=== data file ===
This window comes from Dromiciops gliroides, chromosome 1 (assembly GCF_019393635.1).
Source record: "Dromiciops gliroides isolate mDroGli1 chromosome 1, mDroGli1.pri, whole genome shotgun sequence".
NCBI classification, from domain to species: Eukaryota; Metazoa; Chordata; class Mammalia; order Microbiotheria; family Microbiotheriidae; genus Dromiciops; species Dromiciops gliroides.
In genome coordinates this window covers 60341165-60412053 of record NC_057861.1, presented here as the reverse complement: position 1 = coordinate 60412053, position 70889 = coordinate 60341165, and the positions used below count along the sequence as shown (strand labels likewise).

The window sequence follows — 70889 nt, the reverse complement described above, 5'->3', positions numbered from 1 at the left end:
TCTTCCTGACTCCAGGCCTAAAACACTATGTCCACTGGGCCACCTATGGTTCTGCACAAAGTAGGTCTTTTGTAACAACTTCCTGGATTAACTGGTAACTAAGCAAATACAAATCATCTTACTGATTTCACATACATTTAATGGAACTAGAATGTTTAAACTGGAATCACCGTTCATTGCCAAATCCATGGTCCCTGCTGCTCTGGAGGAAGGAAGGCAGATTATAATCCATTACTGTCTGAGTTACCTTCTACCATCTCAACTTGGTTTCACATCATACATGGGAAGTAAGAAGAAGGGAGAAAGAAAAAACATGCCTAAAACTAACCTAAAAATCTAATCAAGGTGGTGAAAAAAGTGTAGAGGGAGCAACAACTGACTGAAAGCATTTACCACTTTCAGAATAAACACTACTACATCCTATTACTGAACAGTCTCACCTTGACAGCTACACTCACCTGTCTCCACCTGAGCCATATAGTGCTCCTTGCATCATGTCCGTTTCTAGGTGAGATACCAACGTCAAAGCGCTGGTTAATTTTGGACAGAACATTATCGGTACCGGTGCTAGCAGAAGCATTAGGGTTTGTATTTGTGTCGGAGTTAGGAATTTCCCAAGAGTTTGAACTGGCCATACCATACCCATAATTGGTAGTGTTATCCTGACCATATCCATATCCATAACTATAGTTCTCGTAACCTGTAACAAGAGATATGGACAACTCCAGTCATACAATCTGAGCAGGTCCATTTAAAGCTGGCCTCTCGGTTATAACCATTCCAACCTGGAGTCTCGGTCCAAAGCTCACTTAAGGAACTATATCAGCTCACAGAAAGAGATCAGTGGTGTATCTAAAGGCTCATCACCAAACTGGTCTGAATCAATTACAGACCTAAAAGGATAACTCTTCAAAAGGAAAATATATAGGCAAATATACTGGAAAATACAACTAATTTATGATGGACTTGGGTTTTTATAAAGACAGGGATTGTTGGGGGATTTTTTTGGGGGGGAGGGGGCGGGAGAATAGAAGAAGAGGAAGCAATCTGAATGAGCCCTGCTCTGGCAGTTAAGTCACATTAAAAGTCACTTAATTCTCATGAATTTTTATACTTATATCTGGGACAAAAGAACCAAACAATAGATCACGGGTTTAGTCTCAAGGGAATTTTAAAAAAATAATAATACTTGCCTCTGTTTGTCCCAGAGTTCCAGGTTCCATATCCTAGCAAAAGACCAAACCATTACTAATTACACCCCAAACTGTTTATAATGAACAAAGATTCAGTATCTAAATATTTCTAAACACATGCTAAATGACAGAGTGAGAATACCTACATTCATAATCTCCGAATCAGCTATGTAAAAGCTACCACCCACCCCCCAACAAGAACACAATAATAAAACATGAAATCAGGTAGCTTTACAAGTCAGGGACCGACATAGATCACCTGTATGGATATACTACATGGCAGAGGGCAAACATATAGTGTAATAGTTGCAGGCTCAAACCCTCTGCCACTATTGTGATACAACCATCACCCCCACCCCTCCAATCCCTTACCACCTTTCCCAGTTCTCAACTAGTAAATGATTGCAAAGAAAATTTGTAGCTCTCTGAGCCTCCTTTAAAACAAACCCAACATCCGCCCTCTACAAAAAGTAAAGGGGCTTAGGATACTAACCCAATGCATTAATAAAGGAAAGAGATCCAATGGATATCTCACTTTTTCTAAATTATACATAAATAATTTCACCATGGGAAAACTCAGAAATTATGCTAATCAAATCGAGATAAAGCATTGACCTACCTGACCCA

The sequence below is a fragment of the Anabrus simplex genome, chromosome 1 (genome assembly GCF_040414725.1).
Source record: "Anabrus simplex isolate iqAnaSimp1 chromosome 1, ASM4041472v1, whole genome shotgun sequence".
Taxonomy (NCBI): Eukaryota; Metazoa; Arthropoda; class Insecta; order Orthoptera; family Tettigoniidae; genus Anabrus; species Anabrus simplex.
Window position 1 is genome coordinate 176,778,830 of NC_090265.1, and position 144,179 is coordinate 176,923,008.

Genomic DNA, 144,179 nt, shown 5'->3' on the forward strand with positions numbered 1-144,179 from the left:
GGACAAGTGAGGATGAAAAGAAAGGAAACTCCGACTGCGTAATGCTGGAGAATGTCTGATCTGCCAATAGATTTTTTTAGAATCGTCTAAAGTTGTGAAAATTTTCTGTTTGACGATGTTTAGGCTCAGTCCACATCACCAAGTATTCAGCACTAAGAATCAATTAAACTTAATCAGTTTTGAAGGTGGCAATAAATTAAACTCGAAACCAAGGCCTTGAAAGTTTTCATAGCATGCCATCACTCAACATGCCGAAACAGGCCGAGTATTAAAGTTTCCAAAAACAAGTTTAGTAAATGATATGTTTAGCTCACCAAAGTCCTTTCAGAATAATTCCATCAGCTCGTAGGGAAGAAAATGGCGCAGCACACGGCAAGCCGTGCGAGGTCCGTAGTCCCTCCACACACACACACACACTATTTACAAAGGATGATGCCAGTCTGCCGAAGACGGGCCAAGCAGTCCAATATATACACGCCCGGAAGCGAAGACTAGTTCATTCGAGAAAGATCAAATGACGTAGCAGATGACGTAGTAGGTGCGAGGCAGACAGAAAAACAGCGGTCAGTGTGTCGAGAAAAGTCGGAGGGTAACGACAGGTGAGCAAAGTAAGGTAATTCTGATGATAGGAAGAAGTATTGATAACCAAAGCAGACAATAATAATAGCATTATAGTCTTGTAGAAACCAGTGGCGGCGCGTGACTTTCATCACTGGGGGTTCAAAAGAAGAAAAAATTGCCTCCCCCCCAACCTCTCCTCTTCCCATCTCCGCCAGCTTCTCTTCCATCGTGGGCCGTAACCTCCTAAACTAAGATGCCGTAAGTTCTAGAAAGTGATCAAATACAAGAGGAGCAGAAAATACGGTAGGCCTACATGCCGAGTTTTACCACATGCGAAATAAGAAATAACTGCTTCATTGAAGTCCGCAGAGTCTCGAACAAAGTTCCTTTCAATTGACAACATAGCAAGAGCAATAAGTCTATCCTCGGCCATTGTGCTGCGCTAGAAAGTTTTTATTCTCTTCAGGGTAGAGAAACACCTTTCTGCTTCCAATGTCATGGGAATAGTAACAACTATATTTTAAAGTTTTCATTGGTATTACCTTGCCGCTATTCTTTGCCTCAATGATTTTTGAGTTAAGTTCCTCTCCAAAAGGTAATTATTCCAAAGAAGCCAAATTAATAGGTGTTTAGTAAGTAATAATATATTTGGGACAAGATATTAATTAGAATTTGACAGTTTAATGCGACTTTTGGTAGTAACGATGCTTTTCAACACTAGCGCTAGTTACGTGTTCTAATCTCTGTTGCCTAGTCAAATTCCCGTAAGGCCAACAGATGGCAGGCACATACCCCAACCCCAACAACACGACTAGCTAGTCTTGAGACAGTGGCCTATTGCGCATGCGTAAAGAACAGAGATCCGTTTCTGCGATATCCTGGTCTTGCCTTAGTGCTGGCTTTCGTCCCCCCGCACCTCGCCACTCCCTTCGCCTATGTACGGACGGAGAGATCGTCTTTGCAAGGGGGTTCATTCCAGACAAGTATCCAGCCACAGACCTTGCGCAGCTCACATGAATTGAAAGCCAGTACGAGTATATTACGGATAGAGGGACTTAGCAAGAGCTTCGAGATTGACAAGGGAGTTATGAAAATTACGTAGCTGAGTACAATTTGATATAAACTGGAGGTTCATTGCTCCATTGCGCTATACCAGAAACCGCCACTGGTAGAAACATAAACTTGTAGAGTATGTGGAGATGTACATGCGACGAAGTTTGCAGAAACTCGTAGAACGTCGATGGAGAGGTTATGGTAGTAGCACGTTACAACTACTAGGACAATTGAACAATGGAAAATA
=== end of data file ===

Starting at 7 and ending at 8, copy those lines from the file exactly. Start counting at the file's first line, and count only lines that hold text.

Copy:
The sequence below is a fragment of the Anabrus simplex genome, chromosome 1 (genome assembly GCF_040414725.1).
Source record: "Anabrus simplex isolate iqAnaSimp1 chromosome 1, ASM4041472v1, whole genome shotgun sequence".